September Announcements

Now that Fuji seems to be getting themselves back in gear, I figure it’s a good time for me to do the same.

X-E3

I’m a little surprised to see some write-ups about this camera hardly mention the lack of a D-pad. That said, I can understand the decision, and it’s interesting to see how Fuji has decided to rework the X-E series of cameras within their lineup. The X-E2S had almost nothing unique about it outside of being rangefinder-style. Fuji is constantly struggling with how to compete against the smartphone on their lower end. They will never beat the smartphone, but making their cameras work with smartphones as seamlessly as possible is nothing but the right move.

The Bluetooth connectivity is something I’m eager to try, and is a feature I think could single-handedly make the X-E3 one of Fuji’s best-selling cameras for photographers who want instant access to their Instagram accounts with their photos.

XF80mm F/2.8 LM OIS WR Macro

This is a lens that many had hoped would be released this time last year, and with a longer focal length. My understanding is the size was getting out of control, and if I had to guess, it became what we now know as the GF 120mm F4 OIS WR Macro.

With weather sealing, f/2.8 aperture, proper 1:1 macro, and a linear motor (just one based on Fuji’s marketing materials) for faster AF, only the budget and/or size and weight-minded will consider the XF 60mm F2.4 Macro anymore, and unless the AF speed of the XF 90mm F2 WR is significantly quicker, or you really need that extra stop of light gathering/bokeh vs. OIS, the XF 90mm F2 WR could find itself getting dusty in inventory.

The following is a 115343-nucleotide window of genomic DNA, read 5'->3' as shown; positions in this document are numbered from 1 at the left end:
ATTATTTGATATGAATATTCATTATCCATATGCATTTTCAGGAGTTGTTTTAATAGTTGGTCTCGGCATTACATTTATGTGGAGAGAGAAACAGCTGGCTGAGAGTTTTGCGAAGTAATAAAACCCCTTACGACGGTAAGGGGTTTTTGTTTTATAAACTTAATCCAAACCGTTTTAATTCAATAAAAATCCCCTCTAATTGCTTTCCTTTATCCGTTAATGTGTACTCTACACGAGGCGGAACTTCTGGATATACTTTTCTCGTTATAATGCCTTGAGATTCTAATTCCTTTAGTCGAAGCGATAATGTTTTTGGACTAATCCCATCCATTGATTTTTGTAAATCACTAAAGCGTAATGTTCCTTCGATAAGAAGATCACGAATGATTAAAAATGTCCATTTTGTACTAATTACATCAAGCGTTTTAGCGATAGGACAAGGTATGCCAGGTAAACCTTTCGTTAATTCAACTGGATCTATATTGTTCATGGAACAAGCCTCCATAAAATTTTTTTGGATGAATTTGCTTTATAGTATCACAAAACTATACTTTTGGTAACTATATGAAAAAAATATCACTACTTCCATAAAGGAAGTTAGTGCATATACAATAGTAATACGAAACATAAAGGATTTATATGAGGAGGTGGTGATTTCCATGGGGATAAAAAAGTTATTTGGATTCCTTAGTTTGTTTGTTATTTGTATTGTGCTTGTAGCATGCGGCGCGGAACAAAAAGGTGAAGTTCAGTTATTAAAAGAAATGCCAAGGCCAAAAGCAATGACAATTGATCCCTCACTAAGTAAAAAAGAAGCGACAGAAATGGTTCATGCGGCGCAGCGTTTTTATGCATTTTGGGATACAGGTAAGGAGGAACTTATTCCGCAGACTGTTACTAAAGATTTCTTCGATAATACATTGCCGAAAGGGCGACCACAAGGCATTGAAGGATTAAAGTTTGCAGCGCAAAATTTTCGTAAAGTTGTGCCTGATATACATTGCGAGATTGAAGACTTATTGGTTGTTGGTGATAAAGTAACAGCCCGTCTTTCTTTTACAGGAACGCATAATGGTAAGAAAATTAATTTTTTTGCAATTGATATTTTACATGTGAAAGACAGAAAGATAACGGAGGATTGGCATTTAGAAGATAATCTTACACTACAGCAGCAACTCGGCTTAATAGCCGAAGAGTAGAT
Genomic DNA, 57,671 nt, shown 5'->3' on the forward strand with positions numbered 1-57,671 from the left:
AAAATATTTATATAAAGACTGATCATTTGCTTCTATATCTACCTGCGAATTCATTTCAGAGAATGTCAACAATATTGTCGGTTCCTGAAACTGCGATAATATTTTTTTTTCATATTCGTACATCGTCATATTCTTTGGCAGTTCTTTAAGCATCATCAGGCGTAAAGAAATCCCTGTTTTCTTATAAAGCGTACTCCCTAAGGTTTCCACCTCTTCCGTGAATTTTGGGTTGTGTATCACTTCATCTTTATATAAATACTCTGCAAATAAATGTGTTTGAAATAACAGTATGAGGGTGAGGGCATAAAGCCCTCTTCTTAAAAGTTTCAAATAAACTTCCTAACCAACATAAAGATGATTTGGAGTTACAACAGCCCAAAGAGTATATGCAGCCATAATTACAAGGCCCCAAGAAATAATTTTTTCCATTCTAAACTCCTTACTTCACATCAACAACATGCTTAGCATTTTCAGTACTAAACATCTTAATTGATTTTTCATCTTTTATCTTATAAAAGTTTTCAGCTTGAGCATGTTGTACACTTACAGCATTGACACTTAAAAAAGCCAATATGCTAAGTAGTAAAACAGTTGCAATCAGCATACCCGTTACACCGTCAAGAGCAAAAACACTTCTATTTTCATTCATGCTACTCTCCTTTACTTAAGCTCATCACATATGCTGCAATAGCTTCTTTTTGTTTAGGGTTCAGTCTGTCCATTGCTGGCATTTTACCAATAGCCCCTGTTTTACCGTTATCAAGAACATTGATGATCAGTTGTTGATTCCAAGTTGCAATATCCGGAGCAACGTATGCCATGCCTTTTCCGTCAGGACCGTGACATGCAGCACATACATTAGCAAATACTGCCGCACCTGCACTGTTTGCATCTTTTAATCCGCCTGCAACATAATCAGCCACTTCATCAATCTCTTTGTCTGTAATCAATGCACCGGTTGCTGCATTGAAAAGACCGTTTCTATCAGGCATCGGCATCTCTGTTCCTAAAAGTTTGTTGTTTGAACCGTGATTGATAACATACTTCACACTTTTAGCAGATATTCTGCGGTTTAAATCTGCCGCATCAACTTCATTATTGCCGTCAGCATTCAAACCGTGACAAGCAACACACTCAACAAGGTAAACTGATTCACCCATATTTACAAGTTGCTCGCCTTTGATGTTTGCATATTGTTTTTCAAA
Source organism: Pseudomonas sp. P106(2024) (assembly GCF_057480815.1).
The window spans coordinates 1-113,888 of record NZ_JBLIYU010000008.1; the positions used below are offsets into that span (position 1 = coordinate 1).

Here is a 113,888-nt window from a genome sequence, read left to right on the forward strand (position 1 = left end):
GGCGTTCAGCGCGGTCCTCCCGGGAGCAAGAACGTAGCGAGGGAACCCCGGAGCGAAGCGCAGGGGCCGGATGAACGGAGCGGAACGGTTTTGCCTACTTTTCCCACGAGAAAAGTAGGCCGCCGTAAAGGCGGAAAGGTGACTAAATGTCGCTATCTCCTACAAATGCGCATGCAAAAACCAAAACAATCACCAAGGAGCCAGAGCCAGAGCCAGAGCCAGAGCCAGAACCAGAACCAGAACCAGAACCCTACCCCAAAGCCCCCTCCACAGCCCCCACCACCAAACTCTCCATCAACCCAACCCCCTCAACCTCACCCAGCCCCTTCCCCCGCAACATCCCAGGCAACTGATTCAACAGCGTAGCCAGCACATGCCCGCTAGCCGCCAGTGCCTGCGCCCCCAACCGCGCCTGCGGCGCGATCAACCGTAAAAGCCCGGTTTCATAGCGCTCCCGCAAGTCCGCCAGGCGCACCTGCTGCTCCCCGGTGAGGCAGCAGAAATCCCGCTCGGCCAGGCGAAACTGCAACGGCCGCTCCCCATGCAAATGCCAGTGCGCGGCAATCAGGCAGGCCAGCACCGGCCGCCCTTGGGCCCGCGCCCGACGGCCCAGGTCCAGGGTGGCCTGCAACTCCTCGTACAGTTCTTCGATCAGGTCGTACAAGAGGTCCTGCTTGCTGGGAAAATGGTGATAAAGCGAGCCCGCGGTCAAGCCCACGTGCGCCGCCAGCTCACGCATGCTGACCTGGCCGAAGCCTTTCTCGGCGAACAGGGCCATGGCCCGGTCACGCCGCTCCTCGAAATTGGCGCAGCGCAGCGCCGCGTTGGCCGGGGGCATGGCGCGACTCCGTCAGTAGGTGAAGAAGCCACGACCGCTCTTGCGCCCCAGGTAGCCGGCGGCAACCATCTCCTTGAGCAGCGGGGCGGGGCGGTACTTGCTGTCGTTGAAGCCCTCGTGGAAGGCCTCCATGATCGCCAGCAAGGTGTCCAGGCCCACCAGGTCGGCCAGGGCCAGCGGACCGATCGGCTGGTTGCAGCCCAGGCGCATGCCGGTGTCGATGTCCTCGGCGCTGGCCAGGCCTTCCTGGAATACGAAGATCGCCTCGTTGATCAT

XF8-16mm F/2.8 WR

Yours truly called the focal length back at the last roadmap update. I’m pleasantly surprised to see the f/2.8 aperture. I’m also pleased to see Fuji say it is most suited for architecture. This suggests to me that distortion will be kept to a minimum. If that is the case, the XF 10-24mm F/4 OIS will be off my lens consideration list faster than you can say “WR”.

GFX Stuff

I have to admit that after my initial buzz around Fuji’s new format faded, my interest in it did as well. The GFX has simply proved to be much too costly for me to really get into. Perhaps once I can get my hands on a review unit again I will add more GFX content, but for the time being, X Series is where my money, interest, and review effort is going. I’d be very interested to know how my readers feel about that.